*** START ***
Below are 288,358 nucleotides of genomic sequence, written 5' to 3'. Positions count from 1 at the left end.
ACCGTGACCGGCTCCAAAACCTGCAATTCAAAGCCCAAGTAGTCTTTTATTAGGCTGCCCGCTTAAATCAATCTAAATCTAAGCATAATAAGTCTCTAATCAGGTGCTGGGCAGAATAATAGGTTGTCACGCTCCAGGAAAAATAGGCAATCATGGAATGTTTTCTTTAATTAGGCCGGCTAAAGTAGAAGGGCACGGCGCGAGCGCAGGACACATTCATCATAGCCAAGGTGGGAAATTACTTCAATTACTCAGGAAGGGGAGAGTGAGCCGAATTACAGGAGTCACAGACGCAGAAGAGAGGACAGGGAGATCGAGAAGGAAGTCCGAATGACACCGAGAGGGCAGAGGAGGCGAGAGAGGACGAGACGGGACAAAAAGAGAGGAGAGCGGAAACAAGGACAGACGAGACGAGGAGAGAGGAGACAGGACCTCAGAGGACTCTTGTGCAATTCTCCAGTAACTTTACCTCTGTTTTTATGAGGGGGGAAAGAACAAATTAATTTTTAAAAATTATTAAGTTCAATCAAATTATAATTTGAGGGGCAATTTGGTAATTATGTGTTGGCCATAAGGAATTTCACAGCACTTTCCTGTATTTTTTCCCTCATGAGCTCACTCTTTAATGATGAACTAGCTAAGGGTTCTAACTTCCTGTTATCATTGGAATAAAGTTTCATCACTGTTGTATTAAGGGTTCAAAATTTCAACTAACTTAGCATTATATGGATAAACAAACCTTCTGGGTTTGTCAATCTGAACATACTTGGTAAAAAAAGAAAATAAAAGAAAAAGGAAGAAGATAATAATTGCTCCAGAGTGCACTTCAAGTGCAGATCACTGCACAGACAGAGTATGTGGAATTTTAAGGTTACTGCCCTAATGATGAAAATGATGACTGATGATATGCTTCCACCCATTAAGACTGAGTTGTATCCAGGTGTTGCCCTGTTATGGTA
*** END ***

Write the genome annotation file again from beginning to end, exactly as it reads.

Below are 288,358 nucleotides of genomic sequence, written 5' to 3'. Positions count from 1 at the left end.
ACCGTGACCGGCTCCAAAACCTGCAATTCAAAGCCCAAGTAGTCTTTTATTAGGCTGCCCGCTTAAATCAATCTAAATCTAAGCATAATAAGTCTCTAATCAGGTGCTGGGCAGAATAATAGGTTGTCACGCTCCAGGAAAAATAGGCAATCATGGAATGTTTTCTTTAATTAGGCCGGCTAAAGTAGAAGGGCACGGCGCGAGCGCAGGACACATTCATCATAGCCAAGGTGGGAAATTACTTCAATTACTCAGGAAGGGGAGAGTGAGCCGAATTACAGGAGTCACAGACGCAGAAGAGAGGACAGGGAGATCGAGAAGGAAGTCCGAATGACACCGAGAGGGCAGAGGAGGCGAGAGAGGACGAGACGGGACAAAAAGAGAGGAGAGCGGAAACAAGGACAGACGAGACGAGGAGAGAGGAGACAGGACCTCAGAGGACTCTTGTGCAATTCTCCAGTAACTTTACCTCTGTTTTTATGAGGGGGGAAAGAACAAATTAATTTTTAAAAATTATTAAGTTCAATCAAATTATAATTTGAGGGGCAATTTGGTAATTATGTGTTGGCCATAAGGAATTTCACAGCACTTTCCTGTATTTTTTCCCTCATGAGCTCACTCTTTAATGATGAACTAGCTAAGGGTTCTAACTTCCTGTTATCATTGGAATAAAGTTTCATCACTGTTGTATTAAGGGTTCAAAATTTCAACTAACTTAGCATTATATGGATAAACAAACCTTCTGGGTTTGTCAATCTGAACATACTTGGTAAAAAAAGAAAATAAAAGAAAAAGGAAGAAGATAATAATTGCTCCAGAGTGCACTTCAAGTGCAGATCACTGCACAGACAGAGTATGTGGAATTTTAAGGTTACTGCCCTAATGATGAAAATGATGACTGATGATATGCTTCCACCCATTAAGACTGAGTTGTATCCAGGTGTTGCCCTGTTATGGTA